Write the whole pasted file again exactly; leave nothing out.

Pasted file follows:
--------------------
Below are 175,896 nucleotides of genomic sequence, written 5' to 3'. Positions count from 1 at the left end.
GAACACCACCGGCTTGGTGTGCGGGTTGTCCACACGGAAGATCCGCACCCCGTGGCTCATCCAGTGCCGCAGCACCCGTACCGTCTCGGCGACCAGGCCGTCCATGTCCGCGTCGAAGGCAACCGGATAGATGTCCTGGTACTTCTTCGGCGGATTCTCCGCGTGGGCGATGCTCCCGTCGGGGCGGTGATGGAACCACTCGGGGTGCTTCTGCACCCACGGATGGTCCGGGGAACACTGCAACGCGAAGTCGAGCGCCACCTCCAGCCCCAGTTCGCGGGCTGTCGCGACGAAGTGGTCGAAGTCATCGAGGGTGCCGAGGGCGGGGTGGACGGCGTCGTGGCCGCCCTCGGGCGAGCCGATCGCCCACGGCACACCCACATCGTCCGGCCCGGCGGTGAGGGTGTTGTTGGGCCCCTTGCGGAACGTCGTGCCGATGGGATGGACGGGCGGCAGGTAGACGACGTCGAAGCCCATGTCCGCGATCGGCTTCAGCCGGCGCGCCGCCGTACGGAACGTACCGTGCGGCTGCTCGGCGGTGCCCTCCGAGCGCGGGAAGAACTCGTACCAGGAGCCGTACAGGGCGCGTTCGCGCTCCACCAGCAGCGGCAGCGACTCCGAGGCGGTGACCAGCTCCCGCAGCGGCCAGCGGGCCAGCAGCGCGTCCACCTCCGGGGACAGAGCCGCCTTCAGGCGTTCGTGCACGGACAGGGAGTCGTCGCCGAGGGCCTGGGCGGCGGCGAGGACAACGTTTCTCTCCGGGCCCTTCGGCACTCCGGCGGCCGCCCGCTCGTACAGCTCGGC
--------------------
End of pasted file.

Below are 175,896 nucleotides of genomic sequence, written 5' to 3'. Positions count from 1 at the left end.
GAACACCACCGGCTTGGTGTGCGGGTTGTCCACACGGAAGATCCGCACCCCGTGGCTCATCCAGTGCCGCAGCACCCGTACCGTCTCGGCGACCAGGCCGTCCATGTCCGCGTCGAAGGCAACCGGATAGATGTCCTGGTACTTCTTCGGCGGATTCTCCGCGTGGGCGATGCTCCCGTCGGGGCGGTGATGGAACCACTCGGGGTGCTTCTGCACCCACGGATGGTCCGGGGAACACTGCAACGCGAAGTCGAGCGCCACCTCCAGCCCCAGTTCGCGGGCTGTCGCGACGAAGTGGTCGAAGTCATCGAGGGTGCCGAGGGCGGGGTGGACGGCGTCGTGGCCGCCCTCGGGCGAGCCGATCGCCCACGGCACACCCACATCGTCCGGCCCGGCGGTGAGGGTGTTGTTGGGCCCCTTGCGGAACGTCGTGCCGATGGGATGGACGGGCGGCAGGTAGACGACGTCGAAGCCCATGTCCGCGATCGGCTTCAGCCGGCGCGCCGCCGTACGGAACGTACCGTGCGGCTGCTCGGCGGTGCCCTCCGAGCGCGGGAAGAACTCGTACCAGGAGCCGTACAGGGCGCGTTCGCGCTCCACCAGCAGCGGCAGCGACTCCGAGGCGGTGACCAGCTCCCGCAGCGGCCAGCGGGCCAGCAGCGCGTCCACCTCCGGGGACAGAGCCGCCTTCAGGCGTTCGTGCACGGACAGGGAGTCGTCGCCGAGGGCCTGGGCGGCGGCGAGGACAACGTTTCTCTCCGGGCCCTTCGGCACTCCGGCGGCCGCCCGCTCGTACAGCTCGGC